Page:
Slingshot Readers,

We NEED your support. More specifically, the author of this article needs your support. If you've been enjoying our content, you know that a lot of work goes into our stories and although it may be a work of passion, writers gotta eat. If just half our readers gave 1 DOLLAR a month, one measly dollar, we could fund all the work from StuChiu, DeKay, Emily, Andrew (and even Vince). If you contribute 5 DOLLARS a month, we invite you to join our Discord and hang with the team. We wouldn't bother you like this if we didn't need your help and you can feel good knowing that 100% of your donation goes to the writers. We'd really appreciate your support. After all, you're what makes all this happen. Learn more

TaZ appointed as in-game leader of Virtus.pro

TaZ will be in-game leader of Virtus.pro
TaZ will assume in-game leading duties for Virtus.pro. Photo by Helena Kristiansson/ESL.

It has become time for Wiktor “TaZ” Wojtas to once again take the reigns as in-game leader of Virtus.pro‘s Counter-Strike team.

The team announced Tuesday TaZ would take over the IGL duties from Janusz “Snax” Pogorzelski, who announced last week he would step back from the role. TaZ and Filip “NEO” Kubski have largely held the role in the past.

“As of now the in-game leadership ultimately comes back to Wiktor “TaZ” Wojtas,” general manager Roman Dvoryankin said in a statement. “Snax was still leading the squad during New York and Atlanta, and it has been a challenging transition period for us. It was a crucial and vital experience for Janusz, and I would like to thank him for his work on behalf of the organization. Right now the guys will work hard on preparation for WESG national qualifiers. I’m sure that next month at EPICENTER we will all see the team we have been missing lately.”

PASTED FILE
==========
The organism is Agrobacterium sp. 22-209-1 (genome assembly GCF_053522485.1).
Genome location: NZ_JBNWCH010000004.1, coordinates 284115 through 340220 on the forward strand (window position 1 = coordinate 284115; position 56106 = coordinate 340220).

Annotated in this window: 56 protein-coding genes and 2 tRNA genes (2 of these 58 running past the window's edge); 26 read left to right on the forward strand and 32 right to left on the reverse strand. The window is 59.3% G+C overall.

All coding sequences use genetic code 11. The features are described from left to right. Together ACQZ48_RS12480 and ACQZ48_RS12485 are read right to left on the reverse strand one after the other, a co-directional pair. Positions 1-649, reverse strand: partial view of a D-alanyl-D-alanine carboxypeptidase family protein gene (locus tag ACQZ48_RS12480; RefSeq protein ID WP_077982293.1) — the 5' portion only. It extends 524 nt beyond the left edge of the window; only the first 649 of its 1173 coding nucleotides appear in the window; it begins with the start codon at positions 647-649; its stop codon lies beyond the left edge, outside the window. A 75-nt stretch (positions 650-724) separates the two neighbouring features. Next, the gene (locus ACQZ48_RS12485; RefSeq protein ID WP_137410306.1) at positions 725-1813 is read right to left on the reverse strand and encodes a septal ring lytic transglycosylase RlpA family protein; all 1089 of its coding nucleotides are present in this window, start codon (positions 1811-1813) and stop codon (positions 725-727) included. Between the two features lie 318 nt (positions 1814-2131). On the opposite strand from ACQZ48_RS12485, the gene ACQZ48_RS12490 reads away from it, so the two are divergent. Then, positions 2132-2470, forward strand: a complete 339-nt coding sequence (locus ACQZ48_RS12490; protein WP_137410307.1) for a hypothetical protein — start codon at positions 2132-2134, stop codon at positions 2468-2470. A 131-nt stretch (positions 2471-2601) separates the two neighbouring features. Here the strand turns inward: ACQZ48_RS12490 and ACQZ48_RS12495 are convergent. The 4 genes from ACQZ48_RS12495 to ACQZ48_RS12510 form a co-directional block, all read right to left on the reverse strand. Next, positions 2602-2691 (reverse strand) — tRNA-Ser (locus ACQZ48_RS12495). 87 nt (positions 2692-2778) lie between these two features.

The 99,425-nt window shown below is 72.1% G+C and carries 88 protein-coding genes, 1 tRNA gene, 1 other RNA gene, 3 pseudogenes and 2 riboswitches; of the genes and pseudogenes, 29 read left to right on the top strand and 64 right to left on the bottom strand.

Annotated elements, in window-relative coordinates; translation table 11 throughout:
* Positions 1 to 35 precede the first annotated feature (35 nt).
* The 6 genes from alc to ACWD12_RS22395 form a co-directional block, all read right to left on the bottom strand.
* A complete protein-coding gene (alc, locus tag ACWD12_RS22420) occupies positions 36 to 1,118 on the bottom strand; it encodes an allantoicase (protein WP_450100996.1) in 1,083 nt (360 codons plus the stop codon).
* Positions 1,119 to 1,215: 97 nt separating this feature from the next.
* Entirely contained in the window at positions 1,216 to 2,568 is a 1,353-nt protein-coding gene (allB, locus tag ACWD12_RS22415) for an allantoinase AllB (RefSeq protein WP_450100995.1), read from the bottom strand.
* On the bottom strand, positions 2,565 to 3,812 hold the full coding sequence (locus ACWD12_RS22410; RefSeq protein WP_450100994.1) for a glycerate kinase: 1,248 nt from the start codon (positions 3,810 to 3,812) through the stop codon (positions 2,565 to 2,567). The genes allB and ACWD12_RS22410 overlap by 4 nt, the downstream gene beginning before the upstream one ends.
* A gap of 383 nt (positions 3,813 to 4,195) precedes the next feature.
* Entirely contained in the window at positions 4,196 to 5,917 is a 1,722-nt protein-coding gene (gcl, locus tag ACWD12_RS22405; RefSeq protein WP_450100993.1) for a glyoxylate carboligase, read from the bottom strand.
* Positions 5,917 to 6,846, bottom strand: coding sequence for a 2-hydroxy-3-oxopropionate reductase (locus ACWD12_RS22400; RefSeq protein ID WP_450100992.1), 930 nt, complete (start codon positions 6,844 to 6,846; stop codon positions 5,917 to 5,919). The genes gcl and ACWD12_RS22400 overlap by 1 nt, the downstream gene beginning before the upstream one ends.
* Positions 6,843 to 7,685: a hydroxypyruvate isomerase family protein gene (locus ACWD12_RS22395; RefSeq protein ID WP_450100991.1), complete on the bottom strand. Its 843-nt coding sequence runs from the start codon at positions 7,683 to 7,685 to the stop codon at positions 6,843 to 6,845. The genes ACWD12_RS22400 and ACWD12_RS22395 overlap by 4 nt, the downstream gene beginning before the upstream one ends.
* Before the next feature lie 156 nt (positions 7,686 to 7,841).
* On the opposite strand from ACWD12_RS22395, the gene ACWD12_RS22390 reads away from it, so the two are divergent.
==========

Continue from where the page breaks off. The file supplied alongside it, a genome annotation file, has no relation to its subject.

Virtus.pro, perhaps the streakiest team in Counter-Strike, is in the midst of another rut. The team failed to get past the group stages of ESL One Cologne, DreamHack Malmo and ESL One New York, which sandwiched a semifinal appearance at the PGL Krakow Major in July. Virtus.pro also did not make it out of Group C of the ELEAGUE CS:GO Premier last week.

In an interview with Slingshot at ESL One New York, TaZ said changing the in-game leaders isn’t always a cure-all remedy, but it’s clear that’s the direction the team has no decided to go.

“There were some miscommunications (in New York), but I don’t really think its only about in-game leading,” TaZ said. “There are many other things. Talking about changing in-game leading is putting everything on one person, which is stupid and a thing people like to do. This connects to everything. This connects to how the individuals play. This connects to how the team prepares. But it’s never one person.”

0 COMMENTS

Leave a Reply